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City, county collaborate to divert Savannah's youth from criminal justice system
Savannah Morning News - 5/15/2018
May 15--Juveniles are being arrested throughout Savannah, but a recent examination revealed that many of the young offenders live in certain concentrated areas of the city, according to report last week by Jonas Subaar, a management analyst with Savannah police.
With these clusters in mind, officials behind an effort to dissipate youth crime in Savannah determined that a city-owned building at 2203 Abercorn St. would serve as an ideal location for a proposed multi-agency resource center being planned to address the issue.
On Thursday the Savannah City Council approved an agreement to allow Chatham County to use the building for the center, which is a collaboration between the city, county, law enforcement agencies, the juvenile court system, healthcare providers and social service organizations.
Mayor Pro Tem Carol Bell, who has served as the city representative with the group behind the effort, praised the partnership while presenting the plan to the mayor and aldermen during a morning workshop before the council's vote.
"This is one of the greatest collaboratives in this community," Bell said. "Especially since it will affect the way we handle juveniles who have somewhat strayed and have minor offenses."
The center is meant to use evidence-based screenings and referrals to divert lower-risk juveniles from the court system for less serious infractions such as underage drinking, truancy, or violating curfew, said Chatham County Juvenile Court Judge Lisa Colbert.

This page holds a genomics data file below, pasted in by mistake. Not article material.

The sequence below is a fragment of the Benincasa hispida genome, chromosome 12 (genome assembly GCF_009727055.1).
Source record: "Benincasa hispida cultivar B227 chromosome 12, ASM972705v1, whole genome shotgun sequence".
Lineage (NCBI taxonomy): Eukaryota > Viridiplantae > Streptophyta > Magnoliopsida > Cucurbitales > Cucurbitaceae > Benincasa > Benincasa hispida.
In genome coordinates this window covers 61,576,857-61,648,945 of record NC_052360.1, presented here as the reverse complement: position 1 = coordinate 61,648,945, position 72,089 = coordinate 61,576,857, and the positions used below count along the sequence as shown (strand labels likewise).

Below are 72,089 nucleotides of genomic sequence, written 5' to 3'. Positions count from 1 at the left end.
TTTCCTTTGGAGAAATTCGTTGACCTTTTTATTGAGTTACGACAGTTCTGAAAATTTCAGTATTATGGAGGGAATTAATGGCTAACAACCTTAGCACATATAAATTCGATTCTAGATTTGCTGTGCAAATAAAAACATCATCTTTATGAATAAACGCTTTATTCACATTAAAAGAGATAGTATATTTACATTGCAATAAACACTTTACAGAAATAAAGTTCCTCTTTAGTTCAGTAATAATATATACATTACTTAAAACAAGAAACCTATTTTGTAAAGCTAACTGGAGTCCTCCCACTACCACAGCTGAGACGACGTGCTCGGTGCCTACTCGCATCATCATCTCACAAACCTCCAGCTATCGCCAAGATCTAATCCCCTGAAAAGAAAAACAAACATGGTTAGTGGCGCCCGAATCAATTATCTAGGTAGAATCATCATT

Too many young people with low-risk behaviors are put in custody with youth who have high-risk behaviors, which typically causes those low-risk youth to develop even higher risk behaviors, Colbert said.
"So often those children are brought to juvenile court and I'll be honest we don't do too well with them," she said.
Resources will be made available through the center and participating partners to target the root causes of delinquency and recidivism, according to officials. And early intervention initiatives are expected to be provided to address mental and physical health issues and prevent more arrests as the youth advance in age.
"We intend to link the children and their families so they can get services in healthcare, education, workforce development and to strengthen our economy by doing all of those things that will impact not only the children but their families and caregivers," said Adam Walker, director of mission services at St. Joseph's/Candler.
To aid in the effort, the proposed center is located within blocks of the African-American Health Information & Resource Center, St. Mary's Community Center and St. Mary's Health Center, Walker said.
"It's important to bring services to the community but it's not feasible to have all the services in that one building," he said.
Court officials will next present a budget request for county commissioners to fund an executive director position for the center, as well as other operational costs, Colbert said.
The commission also has to approved the lease agreement to use the building, which has been vacant since the city's Community Planning and Development department relocated to Chatham Parkway earlier this year.
If approved, city would lease the building to the county for $1 a year, while also being responsible for any major capital improvements. The county would be responsible for providing staffing, security, utilities, routine maintenance and minor repairs.
In development since 2016, officials are hoping to have the center operating by the beginning of the school year in August.
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